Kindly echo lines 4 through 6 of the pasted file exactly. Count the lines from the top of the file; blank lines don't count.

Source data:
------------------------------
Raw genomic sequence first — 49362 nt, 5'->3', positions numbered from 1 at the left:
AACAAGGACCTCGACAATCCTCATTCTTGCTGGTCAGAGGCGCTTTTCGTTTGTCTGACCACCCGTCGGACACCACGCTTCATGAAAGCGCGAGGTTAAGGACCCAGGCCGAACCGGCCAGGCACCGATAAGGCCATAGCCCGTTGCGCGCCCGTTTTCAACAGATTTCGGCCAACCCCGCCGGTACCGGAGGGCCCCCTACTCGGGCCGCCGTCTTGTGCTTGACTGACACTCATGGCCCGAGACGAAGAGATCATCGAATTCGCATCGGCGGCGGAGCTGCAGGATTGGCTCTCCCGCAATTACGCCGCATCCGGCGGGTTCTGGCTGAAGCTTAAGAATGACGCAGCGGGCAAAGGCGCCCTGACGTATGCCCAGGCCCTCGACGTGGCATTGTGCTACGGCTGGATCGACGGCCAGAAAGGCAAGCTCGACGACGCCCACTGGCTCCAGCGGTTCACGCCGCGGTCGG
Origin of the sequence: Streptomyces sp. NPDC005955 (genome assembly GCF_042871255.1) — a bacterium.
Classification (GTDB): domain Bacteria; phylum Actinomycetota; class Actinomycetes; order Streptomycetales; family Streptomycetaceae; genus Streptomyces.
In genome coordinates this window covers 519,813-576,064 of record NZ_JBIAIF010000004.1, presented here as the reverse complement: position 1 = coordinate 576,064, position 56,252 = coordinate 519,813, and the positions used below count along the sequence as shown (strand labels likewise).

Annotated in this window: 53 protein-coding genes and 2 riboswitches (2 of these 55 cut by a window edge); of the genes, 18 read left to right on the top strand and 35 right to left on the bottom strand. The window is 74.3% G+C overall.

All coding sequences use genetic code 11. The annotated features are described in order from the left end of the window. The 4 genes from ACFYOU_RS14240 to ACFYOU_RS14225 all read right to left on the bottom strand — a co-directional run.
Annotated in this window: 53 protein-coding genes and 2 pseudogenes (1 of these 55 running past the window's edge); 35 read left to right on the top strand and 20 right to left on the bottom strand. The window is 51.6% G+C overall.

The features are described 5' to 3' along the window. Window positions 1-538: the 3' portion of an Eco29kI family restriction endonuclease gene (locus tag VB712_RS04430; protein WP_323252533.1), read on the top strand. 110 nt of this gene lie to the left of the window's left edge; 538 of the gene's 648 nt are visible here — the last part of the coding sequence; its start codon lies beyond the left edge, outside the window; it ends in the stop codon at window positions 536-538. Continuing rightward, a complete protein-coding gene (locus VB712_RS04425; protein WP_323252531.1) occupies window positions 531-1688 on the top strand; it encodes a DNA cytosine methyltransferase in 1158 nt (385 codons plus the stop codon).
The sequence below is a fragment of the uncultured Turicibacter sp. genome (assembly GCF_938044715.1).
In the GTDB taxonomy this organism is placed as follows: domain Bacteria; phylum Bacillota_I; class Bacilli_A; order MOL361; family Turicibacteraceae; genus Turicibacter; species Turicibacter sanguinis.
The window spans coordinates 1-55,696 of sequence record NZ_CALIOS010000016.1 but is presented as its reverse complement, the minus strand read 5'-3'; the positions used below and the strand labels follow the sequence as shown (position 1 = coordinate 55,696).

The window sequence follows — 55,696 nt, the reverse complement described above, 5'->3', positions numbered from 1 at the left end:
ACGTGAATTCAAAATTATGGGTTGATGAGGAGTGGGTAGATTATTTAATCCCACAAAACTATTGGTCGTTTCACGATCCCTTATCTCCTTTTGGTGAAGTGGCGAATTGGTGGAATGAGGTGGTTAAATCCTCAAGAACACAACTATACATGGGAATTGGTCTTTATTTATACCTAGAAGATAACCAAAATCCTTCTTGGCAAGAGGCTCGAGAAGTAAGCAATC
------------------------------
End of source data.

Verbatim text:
Classification (GTDB): domain Bacteria; phylum Actinomycetota; class Actinomycetes; order Streptomycetales; family Streptomycetaceae; genus Streptomyces.
In genome coordinates this window covers 519,813-576,064 of record NZ_JBIAIF010000004.1, presented here as the reverse complement: position 1 = coordinate 576,064, position 56,252 = coordinate 519,813, and the positions used below count along the sequence as shown (strand labels likewise).

Annotated in this window: 53 protein-coding genes and 2 riboswitches (2 of these 55 cut by a window edge); of the genes, 18 read left to right on the top strand and 35 right to left on the bottom strand. The window is 74.3% G+C overall.